Safety Brief – standard stuff, reinforced throughout the weekend. Weapon carry, muzzle position, prone, kneeling, standing.
Combat shooting Principles- good basics- breathing, site picture, controlled pairing of shots, etc.
Combat shooting/Reaction Drills- Dry walk thru, then live fire. (Dash-Crawl-Observe-Sights-Fire)
Intro Fire & Movement- Dry. Great Instruction, easy to understand diagrams. S-P-O-R-T-S
RTR- Return fire, Take Cover, Return accurate fire. (in my head this translates as: Reaction fire, MOVE-Take Cover, Return aimed fire) This was stressed alot during the whole course, GET OFF THE X).
Fire & Movement: Individual and Pairs- Live. Small Range, static and pop-up targets. Practice RTR. Get to COVER. Concealment vs. Cover.
Reaction Drills/ Conact Drills- Don’t get tunnel vision, stoppage= GET TO COVER. Don’t assume target will stay down.
End of day- Debrief and coaching. Great session, lots of cross talk about what we learned/discovered.
Max took some extra time to do a basic TCC lecture covering HABC, tourniquets, celox, pressure bandages, etc. Very good basic info that most participants were familiar with.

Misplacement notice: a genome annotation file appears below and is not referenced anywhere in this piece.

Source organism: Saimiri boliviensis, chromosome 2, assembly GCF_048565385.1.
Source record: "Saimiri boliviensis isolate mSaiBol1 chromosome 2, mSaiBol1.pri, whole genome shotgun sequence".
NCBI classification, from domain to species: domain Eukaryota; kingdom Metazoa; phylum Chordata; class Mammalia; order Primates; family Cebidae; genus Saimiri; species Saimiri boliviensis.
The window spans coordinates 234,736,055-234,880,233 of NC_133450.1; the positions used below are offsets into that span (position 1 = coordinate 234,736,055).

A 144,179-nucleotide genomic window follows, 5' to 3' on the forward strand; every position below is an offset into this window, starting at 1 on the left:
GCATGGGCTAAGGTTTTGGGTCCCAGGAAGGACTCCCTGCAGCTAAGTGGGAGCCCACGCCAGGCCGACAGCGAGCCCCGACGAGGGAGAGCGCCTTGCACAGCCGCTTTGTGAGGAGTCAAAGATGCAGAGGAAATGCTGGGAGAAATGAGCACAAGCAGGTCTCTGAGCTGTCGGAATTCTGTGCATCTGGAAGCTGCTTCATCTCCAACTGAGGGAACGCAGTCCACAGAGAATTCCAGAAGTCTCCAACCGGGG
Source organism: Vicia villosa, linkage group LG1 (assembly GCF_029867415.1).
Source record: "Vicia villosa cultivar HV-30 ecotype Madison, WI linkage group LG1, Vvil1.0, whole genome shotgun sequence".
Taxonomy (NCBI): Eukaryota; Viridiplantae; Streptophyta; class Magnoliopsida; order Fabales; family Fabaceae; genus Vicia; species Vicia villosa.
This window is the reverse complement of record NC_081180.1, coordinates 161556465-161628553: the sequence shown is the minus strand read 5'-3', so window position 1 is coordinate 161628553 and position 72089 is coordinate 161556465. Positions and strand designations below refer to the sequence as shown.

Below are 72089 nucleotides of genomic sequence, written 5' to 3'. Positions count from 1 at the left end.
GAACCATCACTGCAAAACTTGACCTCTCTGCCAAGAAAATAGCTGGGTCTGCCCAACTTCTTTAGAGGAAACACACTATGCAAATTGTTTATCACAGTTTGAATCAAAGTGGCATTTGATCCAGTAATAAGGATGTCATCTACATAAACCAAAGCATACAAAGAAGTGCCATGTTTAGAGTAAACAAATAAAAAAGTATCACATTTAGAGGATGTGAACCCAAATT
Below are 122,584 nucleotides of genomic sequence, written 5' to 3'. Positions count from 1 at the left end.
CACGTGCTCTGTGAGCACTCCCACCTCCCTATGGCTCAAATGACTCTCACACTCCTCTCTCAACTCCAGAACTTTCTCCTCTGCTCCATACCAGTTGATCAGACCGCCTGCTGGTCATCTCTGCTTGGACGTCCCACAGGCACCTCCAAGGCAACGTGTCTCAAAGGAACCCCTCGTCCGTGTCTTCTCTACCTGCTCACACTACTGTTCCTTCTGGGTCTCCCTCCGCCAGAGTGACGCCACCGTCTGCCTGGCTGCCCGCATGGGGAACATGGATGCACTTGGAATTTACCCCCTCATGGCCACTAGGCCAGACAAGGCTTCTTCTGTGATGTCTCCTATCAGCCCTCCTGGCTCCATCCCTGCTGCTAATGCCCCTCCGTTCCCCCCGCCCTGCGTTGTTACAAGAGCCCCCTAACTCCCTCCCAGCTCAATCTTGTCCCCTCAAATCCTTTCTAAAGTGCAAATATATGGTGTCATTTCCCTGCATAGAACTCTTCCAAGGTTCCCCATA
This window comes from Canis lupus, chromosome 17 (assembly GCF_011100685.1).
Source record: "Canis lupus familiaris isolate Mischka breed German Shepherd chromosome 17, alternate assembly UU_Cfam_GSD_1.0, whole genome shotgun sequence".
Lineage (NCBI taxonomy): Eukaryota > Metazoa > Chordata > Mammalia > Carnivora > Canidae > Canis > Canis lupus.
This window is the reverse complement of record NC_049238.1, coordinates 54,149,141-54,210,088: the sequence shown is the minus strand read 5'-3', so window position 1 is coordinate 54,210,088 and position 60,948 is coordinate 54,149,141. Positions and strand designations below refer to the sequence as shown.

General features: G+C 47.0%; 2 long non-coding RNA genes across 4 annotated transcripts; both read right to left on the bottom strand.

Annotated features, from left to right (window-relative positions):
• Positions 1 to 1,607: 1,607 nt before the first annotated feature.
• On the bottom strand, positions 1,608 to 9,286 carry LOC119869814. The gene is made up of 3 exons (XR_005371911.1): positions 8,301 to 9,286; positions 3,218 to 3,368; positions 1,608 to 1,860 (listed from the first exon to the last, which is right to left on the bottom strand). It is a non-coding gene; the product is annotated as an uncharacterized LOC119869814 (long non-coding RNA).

Some folks went out to dinner, I was sweaty and beat. Back to hotel and crashed early.

Day 2:
Same rendezvous procedure, same time and place.
Day two was hard and fast. Lots of live fire and movement. Participants had really bonded by this point and saw a few high fives and fist bumps, after some heavy action. Day 2 was focused and we got a lot done. Safety was first and Max made sure everyone stayed hydrated and rested. Day two we focused on the “Jungle Walk” which was an uphill trail, with well hidden pop-ups and littered with debris and stumps. This forced people to watch their footing and the surrounding hillsides. Focusing on near/far target acquisition. It was very challenging since the target appearance was variable and the forest canopy lighting plays tricks on the eyes. It was a blast. ( for the record, I had no intention of having fun, it was a pure byproduct of successful training).
Contact Drills- Breaking Contact, pairs.
Offensive Action Drills- Individual/Pairs.
Contact Drills- Breaking Contact Pairs.
The drills covered 3 post SHTF scenarios, that were well thought out and realistic. I could easily put myself in the position Max had foreseen. Needless to say by now we were feeling the effects of adrenaline burn, uphill fighting, and frequent hasty ambushes and LACE checks. (Liquids, Ammo, Casualty, Equipment) but the lessons went well into the afternoon. Max even ran some four man patrols thru the course and that produced some learning moments and lively action.